Julie Plec Is Actually a Comedian
If you thought last week’s THE VAMPIRE DIARIES premiere was intense, just wait until you see tonight’s excellent episode. In fact, you may find yourself a little emotional at times.
But while you wait patiently for “Memorial,” I spoke with THE VAMPIRE DIARIES showrunner Julie Plec about the passionate fandom, what’s to come, how long she sees the show running, and more…
You’re four seasons in, but does it ever throw you how much interest there is in the show?
Julie Plec: One thing that I felt has happened over the [first] three years is people’s interest and attention to the show has continued to grow, grow, grow, as opposed to it feeling like a flash in the pan.
I will tell you this: Peter Roth — my [Warner Bros.] boss — said to [THE VAMPIRE DIARIES co-creator] Kevin [Williamson] and me at season 1, that season 1, you gotta kick ass, because you got to make your statement. Season 2, you have to kick ass, because you have to prove that it wasn’t just a one-hit wonder and a fluke. Season 3 is the most important season, because that is either when you cement your goodwill for life, or you lose it all.
No pressure there, clearly.
JP: And so I went into season 3 and I told all the actors, “This is the year we really need to prove to everybody that we’re good at what we do and this show is never going to falter. And the quality of storytelling, quality of production, quality of performance is our priority, and we’re going to do it, we’re going to work our asses off so nobody thinks this was just a fluke.” And we did so well in season 3 that I think in the back of our heads, we thought we could step back a little in season 4 and sleep a little. And then we get to season 4 and we realized, no, it’s been going so well, we haven’t faltered yet, let’s just drive this train all the way to the end of the series and never let anyone say, “You really blew it.” So that’s the goal.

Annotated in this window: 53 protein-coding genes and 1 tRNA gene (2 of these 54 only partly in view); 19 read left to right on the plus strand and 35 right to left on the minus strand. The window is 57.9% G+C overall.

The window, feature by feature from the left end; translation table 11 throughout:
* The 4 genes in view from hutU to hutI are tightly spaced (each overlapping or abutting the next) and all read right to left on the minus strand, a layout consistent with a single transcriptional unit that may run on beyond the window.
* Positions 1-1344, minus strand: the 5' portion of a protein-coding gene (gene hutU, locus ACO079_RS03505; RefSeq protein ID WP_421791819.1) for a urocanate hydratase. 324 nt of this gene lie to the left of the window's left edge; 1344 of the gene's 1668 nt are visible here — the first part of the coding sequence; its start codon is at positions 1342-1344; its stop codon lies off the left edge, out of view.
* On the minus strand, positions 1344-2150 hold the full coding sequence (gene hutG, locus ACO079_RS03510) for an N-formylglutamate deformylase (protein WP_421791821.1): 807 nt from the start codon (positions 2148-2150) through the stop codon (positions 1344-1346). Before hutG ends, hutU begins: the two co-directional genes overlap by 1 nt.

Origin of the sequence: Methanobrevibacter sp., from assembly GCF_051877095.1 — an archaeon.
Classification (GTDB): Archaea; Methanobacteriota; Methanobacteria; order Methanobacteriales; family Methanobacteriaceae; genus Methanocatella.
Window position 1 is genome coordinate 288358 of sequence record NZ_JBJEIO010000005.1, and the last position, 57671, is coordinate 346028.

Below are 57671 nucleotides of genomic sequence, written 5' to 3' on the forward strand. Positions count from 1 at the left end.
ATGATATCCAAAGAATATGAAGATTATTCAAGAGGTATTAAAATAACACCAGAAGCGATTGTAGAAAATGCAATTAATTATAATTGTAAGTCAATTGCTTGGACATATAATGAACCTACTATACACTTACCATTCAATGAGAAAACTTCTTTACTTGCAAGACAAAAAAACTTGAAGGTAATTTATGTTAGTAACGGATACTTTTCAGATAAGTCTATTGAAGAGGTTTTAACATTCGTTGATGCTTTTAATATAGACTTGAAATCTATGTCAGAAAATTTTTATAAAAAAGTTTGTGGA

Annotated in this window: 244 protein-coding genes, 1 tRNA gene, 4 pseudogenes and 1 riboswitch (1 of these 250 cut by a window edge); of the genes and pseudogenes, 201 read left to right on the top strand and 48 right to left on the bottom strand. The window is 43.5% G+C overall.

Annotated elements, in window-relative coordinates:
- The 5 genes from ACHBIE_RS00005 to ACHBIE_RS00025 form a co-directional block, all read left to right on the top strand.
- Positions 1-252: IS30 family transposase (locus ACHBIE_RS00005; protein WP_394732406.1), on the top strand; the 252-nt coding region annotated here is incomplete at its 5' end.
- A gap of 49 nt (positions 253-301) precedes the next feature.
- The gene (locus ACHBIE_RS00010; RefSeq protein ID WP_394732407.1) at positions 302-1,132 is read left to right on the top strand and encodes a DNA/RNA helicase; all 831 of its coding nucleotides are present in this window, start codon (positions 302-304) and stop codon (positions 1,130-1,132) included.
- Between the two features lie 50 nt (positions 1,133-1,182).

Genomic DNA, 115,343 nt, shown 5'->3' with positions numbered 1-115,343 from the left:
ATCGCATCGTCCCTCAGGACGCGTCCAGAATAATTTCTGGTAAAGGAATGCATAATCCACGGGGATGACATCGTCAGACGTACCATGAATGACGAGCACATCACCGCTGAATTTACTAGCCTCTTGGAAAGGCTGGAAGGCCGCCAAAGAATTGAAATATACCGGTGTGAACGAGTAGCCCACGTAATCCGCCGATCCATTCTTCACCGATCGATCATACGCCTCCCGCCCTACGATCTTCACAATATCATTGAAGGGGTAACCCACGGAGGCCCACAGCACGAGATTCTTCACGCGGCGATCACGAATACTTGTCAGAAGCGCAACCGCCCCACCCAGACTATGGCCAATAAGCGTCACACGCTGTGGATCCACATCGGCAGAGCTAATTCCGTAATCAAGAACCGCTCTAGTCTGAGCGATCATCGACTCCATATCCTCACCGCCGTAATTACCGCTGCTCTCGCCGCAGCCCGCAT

And there’s no doubt you guys have some passionately vocal fans. For something as momentous as last season’s finale, were you glued to social media to see the reactions?
JP: As anybody who knows me knows, as much as I say it would be wise for me to go hide in a bunker, I can’t help myself. Even though I don’t want to, even though it’s bad for me, I check that Twitter.
I will tell you this, when that season finale aired, I had never in my young life on Twitter, experienced anything like the response. And, by the way, it was not all good. It was equal parts, “how dare you, you horrible bitch” as there were adoration and accolades. It was the most intense, endless responses on Twitter. Hours of people reacting emotionally. Crying, sobbing, pleading, loving, everything. It was wild. It was cool. And I’m glad I let myself experience even if some of it was hard to read.
We had decided [to make Elena a vampire] in season 2 and quickly decided that was too soon. So when we got to the end of season 2 and talking about season 3, we knew that’s where we were going to land. Everything we did was to get us there. It was great to be confident about that choice when we started the season, because then we made a lot of strategic plans and delicate, quiet little character points and story points that allowed us to take it to the end of the year.
That’s fair. As a human, Elena chose Stefan, and it certainly seems like newly vamped Elena is sticking with that choice this season. But does her transition renew the triangle in many ways?